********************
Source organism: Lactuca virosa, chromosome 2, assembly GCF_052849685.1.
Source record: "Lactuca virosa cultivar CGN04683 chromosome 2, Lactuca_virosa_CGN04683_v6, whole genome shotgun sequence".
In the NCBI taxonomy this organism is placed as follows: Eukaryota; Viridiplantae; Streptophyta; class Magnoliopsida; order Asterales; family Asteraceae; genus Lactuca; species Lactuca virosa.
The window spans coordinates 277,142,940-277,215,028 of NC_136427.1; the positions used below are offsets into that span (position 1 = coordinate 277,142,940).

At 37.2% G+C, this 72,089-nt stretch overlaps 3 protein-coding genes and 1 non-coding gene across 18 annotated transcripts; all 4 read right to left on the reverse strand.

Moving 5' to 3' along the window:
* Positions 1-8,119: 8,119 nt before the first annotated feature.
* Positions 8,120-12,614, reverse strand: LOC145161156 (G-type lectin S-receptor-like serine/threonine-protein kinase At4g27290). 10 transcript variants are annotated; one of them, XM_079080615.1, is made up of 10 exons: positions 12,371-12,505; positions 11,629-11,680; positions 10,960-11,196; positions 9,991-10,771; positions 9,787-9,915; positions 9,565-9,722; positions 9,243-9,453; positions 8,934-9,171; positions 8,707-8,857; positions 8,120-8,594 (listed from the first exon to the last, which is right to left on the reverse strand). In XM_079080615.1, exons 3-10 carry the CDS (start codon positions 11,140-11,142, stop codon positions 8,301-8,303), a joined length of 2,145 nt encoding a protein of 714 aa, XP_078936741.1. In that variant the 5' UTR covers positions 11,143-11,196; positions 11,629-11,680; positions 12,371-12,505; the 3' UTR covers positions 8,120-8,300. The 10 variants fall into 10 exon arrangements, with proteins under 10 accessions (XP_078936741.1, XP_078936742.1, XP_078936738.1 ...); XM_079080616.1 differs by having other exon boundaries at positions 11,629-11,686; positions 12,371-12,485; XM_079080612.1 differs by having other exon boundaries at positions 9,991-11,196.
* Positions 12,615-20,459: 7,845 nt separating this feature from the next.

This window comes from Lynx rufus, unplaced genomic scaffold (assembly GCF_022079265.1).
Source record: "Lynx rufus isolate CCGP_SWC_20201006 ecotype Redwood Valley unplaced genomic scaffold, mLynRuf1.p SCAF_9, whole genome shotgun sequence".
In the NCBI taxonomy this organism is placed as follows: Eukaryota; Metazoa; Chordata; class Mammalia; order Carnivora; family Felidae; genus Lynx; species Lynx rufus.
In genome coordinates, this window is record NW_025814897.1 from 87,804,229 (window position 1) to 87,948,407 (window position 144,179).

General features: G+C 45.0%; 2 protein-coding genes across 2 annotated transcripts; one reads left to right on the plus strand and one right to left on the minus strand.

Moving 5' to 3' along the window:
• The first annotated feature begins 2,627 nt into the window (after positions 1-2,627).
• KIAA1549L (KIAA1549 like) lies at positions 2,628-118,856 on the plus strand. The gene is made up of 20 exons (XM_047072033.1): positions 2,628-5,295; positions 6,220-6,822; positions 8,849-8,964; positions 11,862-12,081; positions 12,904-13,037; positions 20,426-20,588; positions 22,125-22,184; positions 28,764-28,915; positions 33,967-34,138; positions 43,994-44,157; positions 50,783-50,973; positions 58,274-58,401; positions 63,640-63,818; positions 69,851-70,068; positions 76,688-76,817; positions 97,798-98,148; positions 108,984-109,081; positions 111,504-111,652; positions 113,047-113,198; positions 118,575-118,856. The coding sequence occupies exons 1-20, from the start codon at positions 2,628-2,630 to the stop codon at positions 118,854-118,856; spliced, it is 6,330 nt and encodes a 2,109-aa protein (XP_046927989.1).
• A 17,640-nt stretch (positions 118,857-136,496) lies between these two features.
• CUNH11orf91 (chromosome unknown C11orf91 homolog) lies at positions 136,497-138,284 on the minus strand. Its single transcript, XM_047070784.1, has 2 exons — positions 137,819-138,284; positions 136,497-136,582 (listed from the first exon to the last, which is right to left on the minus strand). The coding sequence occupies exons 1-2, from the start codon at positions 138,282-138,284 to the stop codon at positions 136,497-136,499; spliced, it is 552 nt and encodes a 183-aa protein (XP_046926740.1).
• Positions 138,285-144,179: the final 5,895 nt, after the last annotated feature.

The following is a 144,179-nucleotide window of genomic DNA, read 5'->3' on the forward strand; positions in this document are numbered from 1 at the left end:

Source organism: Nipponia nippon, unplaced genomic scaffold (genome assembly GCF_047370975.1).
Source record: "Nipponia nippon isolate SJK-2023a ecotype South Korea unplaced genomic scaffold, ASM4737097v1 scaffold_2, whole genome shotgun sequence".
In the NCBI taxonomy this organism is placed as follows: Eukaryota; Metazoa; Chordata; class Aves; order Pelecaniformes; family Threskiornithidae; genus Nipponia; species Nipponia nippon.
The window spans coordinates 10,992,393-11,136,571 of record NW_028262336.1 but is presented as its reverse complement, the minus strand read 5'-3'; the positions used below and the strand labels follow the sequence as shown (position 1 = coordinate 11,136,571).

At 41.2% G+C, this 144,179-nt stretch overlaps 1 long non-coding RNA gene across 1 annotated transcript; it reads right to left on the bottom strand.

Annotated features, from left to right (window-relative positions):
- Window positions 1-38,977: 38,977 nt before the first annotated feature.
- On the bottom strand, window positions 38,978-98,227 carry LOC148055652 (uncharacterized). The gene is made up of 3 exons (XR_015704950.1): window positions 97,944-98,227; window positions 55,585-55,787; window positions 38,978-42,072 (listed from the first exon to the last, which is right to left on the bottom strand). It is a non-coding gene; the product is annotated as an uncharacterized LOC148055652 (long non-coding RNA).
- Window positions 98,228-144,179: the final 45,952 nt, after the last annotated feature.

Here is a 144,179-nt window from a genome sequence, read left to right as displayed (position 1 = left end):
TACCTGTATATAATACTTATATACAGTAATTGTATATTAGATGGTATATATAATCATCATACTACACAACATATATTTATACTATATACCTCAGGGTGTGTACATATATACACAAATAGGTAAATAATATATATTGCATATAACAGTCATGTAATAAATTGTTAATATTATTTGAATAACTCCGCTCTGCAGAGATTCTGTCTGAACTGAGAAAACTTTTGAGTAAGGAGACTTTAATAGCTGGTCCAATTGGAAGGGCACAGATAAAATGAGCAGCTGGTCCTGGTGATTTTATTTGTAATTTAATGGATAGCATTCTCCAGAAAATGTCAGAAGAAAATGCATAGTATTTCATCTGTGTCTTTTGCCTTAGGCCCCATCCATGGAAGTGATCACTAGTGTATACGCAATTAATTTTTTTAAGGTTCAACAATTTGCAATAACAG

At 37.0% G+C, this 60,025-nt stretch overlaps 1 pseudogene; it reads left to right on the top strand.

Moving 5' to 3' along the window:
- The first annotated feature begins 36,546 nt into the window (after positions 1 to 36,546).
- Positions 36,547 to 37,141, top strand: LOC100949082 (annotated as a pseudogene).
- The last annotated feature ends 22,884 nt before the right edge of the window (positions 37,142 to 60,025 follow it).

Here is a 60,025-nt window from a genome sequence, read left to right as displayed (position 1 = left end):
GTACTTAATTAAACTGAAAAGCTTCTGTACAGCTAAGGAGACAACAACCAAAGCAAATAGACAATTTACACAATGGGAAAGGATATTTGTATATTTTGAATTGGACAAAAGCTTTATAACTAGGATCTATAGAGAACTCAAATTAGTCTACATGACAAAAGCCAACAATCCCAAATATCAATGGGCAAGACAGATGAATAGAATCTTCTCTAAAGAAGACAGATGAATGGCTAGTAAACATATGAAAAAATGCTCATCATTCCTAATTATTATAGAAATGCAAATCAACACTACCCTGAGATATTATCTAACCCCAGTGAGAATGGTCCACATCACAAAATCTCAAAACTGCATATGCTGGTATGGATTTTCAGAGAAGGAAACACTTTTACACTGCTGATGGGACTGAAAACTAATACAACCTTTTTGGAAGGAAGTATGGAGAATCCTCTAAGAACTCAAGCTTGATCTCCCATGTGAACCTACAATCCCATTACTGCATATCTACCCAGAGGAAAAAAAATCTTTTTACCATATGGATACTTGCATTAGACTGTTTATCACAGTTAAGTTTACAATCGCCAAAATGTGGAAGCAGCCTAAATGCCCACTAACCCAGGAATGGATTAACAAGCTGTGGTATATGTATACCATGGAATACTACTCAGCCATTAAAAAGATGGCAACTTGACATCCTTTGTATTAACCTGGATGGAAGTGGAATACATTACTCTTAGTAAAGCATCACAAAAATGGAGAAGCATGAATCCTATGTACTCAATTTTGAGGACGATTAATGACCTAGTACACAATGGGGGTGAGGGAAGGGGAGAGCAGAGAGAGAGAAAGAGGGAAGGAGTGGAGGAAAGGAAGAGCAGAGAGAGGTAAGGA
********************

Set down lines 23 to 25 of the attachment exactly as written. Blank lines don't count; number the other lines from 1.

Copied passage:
Source record: "Nipponia nippon isolate SJK-2023a ecotype South Korea unplaced genomic scaffold, ASM4737097v1 scaffold_2, whole genome shotgun sequence".
In the NCBI taxonomy this organism is placed as follows: Eukaryota; Metazoa; Chordata; class Aves; order Pelecaniformes; family Threskiornithidae; genus Nipponia; species Nipponia nippon.
The window spans coordinates 10,992,393-11,136,571 of record NW_028262336.1 but is presented as its reverse complement, the minus strand read 5'-3'; the positions used below and the strand labels follow the sequence as shown (position 1 = coordinate 11,136,571).